Fort Washington overall:

Thirty years ago there were over 1700 SRO type units in the CBD. That number is now 325. If the Metropole is closed it leaves only the Dennison with it's 105 rooms and 60 baths:

The back of The Dennison:

There is some cheap housing in the CBD like these units on Court Street. Not really an SRO, but if you can manage a lease, monthly payments and utility bills, this is an option:

But the problem is that many of the people who live in SROs cannot make it in standard rental housing. They cannot sign yearly leases. They cannot collect a month's deposit. They cannot get utilities on in their name, and they especially cannot pay higher rents. And you could blame them as another blogger has and say they are lazy or shiftless, (maybe some of them are) but the fact is they are human beings and this kind housing serves their needs. Without this, many of them will be on the street:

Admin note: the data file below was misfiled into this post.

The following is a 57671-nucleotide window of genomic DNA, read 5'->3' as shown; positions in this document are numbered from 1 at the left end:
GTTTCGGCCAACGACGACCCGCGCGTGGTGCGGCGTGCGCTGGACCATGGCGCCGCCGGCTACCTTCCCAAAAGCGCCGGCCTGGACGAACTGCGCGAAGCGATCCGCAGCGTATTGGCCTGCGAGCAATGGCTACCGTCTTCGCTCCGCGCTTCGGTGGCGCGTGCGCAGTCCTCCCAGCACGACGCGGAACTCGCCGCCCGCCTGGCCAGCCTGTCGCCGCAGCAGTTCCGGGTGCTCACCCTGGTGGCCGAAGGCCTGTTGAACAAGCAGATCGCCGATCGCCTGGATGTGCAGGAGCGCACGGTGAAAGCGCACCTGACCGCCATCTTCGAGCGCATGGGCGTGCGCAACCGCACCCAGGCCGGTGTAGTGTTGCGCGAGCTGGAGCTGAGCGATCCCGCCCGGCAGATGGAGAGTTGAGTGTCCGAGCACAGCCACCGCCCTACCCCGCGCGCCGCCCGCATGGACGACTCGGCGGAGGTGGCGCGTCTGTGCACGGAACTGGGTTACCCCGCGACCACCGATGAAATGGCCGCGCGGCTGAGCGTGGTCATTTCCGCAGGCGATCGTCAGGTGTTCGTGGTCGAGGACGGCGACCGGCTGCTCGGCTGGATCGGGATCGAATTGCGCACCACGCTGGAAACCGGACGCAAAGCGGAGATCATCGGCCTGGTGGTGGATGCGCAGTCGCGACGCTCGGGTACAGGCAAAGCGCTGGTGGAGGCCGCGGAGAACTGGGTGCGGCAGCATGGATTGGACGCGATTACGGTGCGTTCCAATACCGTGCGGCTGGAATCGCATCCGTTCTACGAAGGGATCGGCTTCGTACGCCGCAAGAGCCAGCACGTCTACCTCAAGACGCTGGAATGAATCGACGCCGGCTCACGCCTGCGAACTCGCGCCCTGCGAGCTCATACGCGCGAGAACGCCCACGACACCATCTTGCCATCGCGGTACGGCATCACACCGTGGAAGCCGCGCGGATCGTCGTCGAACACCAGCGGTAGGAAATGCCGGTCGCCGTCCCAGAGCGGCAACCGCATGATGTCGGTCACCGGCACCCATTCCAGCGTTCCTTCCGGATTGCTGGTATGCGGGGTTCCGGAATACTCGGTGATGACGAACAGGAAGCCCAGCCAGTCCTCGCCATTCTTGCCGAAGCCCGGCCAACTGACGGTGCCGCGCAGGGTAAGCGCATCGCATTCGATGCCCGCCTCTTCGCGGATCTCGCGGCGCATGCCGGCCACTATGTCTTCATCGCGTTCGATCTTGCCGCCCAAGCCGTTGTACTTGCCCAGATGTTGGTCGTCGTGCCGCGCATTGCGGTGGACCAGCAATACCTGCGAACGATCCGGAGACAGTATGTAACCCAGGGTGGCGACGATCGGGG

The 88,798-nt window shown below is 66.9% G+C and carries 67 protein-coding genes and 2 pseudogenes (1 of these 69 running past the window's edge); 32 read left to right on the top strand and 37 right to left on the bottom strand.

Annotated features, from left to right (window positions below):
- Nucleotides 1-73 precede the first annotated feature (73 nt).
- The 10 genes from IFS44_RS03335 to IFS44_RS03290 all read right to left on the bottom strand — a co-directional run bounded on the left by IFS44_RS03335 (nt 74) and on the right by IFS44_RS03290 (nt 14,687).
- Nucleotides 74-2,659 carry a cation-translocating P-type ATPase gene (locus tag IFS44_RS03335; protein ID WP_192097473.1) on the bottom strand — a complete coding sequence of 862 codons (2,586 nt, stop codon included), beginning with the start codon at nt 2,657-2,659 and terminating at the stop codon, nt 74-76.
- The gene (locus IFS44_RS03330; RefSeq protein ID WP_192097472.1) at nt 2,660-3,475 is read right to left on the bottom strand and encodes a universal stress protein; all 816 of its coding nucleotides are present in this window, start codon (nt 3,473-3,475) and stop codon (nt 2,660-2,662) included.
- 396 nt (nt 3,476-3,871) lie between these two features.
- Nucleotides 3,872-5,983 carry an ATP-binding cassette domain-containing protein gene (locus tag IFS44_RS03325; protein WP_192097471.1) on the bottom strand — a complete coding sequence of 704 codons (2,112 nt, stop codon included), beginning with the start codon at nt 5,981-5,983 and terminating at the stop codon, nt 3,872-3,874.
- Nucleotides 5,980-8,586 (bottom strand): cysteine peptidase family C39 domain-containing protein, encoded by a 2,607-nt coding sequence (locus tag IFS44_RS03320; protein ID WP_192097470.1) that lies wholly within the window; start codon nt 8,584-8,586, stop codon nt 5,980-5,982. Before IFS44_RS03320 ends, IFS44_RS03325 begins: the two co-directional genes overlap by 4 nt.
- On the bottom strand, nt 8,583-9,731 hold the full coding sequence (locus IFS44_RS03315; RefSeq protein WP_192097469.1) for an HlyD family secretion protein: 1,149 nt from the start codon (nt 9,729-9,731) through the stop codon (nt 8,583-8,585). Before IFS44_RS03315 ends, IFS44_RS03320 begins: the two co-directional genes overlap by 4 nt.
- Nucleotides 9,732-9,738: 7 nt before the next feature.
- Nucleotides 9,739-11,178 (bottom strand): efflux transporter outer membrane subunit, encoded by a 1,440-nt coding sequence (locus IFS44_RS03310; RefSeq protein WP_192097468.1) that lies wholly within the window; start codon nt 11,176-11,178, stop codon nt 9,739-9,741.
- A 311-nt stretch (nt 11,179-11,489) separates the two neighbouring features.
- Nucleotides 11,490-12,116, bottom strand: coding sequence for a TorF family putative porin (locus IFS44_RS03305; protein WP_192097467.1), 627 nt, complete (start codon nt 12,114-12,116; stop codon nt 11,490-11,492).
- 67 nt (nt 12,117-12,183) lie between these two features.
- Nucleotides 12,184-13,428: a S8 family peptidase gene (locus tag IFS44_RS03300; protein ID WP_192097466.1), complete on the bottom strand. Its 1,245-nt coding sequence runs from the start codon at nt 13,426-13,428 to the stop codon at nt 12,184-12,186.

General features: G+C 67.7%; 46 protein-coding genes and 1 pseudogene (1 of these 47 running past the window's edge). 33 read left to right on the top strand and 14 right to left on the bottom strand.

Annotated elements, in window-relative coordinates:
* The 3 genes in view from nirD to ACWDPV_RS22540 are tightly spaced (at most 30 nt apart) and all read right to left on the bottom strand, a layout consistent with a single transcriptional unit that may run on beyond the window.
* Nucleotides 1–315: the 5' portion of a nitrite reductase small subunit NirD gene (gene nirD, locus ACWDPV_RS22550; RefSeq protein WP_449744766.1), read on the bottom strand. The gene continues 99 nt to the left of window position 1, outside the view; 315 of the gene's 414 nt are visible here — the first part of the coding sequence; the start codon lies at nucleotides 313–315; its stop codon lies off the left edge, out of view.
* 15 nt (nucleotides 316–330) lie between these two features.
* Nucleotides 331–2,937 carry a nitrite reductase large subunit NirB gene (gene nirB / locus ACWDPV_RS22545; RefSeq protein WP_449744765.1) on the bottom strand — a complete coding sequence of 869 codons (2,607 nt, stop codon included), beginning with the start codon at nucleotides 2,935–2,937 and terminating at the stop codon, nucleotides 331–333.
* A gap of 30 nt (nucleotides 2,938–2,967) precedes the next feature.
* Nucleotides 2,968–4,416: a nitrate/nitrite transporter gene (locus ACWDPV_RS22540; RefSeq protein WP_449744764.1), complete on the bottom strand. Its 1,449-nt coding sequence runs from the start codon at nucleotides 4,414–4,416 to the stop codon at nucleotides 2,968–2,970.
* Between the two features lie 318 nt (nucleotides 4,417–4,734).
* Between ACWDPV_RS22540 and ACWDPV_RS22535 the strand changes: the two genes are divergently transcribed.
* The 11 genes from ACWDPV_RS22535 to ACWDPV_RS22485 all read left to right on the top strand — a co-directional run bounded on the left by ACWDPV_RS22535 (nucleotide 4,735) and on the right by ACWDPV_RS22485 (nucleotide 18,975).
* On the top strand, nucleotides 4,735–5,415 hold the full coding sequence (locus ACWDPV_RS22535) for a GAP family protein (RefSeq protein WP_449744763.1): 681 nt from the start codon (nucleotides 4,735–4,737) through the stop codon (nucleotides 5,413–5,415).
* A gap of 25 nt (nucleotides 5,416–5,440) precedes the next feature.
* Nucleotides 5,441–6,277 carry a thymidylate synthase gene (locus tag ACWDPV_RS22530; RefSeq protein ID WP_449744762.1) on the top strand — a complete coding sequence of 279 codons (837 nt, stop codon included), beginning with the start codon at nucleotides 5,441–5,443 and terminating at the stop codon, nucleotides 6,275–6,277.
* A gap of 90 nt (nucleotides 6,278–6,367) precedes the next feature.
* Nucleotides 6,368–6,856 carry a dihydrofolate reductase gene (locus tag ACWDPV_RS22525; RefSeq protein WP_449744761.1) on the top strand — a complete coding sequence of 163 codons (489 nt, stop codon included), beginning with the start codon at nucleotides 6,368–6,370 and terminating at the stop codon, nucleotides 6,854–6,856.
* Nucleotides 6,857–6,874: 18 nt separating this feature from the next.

In fact I believe that the continual removal of this type of housing is one of the major reasons for an increase in people staying at shelters like the Drop Inn Center.

Commentors on the Enquirer website don't know it yet, but downtown Cincinnati is changing and growing a lot. Between the Banks, Queen City Square, the new offices, dozens of new restaurants, a constantly packed Fountain Square and the hundreds of new condos, things are moving fast. It is a great place to live and getting better.

Look at this graph of Downtown Residential Growth made by DCI:

In two years they project that the CBD will have over 7,000 residents, and the trend is upward from there. My question is can't we commit to at least 5% (350) of them being very low income people? I don't think that is unreasonable.